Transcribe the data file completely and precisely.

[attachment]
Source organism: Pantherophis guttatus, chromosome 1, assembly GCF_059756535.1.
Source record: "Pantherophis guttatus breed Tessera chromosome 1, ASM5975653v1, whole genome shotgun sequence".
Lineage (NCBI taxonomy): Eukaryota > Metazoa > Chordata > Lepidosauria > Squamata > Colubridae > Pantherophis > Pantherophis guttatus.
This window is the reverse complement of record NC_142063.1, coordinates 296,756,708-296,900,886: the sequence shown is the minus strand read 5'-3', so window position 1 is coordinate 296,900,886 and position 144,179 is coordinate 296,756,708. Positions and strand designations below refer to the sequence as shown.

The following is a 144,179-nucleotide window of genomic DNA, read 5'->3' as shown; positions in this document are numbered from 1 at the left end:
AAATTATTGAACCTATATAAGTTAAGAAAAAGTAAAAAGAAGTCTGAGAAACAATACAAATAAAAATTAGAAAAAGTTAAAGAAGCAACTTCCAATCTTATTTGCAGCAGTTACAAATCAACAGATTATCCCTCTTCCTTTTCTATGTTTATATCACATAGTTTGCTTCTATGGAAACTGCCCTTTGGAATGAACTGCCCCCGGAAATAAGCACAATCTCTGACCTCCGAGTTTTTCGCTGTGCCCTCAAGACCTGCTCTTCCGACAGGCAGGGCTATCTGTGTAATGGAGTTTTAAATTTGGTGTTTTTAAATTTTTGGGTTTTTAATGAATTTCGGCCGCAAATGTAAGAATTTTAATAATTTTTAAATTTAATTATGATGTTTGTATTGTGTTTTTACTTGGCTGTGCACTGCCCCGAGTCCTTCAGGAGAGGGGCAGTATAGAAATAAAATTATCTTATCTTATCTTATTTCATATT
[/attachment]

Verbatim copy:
Source organism: Pantherophis guttatus, chromosome 1, assembly GCF_059756535.1.
Source record: "Pantherophis guttatus breed Tessera chromosome 1, ASM5975653v1, whole genome shotgun sequence".
Lineage (NCBI taxonomy): Eukaryota > Metazoa > Chordata > Lepidosauria > Squamata > Colubridae > Pantherophis > Pantherophis guttatus.
This window is the reverse complement of record NC_142063.1, coordinates 296,756,708-296,900,886: the sequence shown is the minus strand read 5'-3', so window position 1 is coordinate 296,900,886 and position 144,179 is coordinate 296,756,708. Positions and strand designations below refer to the sequence as shown.

The following is a 144,179-nucleotide window of genomic DNA, read 5'->3' as shown; positions in this document are numbered from 1 at the left end:
AAATTATTGAACCTATATAAGTTAAGAAAAAGTAAAAAGAAGTCTGAGAAACAATACAAATAAAAATTAGAAAAAGTTAAAGAAGCAACTTCCAATCTTATTTGCAGCAGTTACAAATCAACAGATTATCCCTCTTCCTTTTCTATGTTTATATCACATAGTTTGCTTCTATGGAAACTGCCCTTTGGAATGAACTGCCCCCGGAAATAAGCACAATCTCTGACCTCCGAGTTTTTCGCTGTGCCCTCAAGACCTGCTCTTCCGACAGGCAGGGCTATCTGTGTAATGGAGTTTTAAATTTGGTGTTTTTAAATTTTTGGGTTTTTAATGAATTTCGGCCGCAAATGTAAGAATTTTAATAATTTTTAAATTTAATTATGATGTTTGTATTGTGTTTTTACTTGGCTGTGCACTGCCCCGAGTCCTTCAGGAGAGGGGCAGTATAGAAATAAAATTATCTTATCTTATCTTATTTCATATT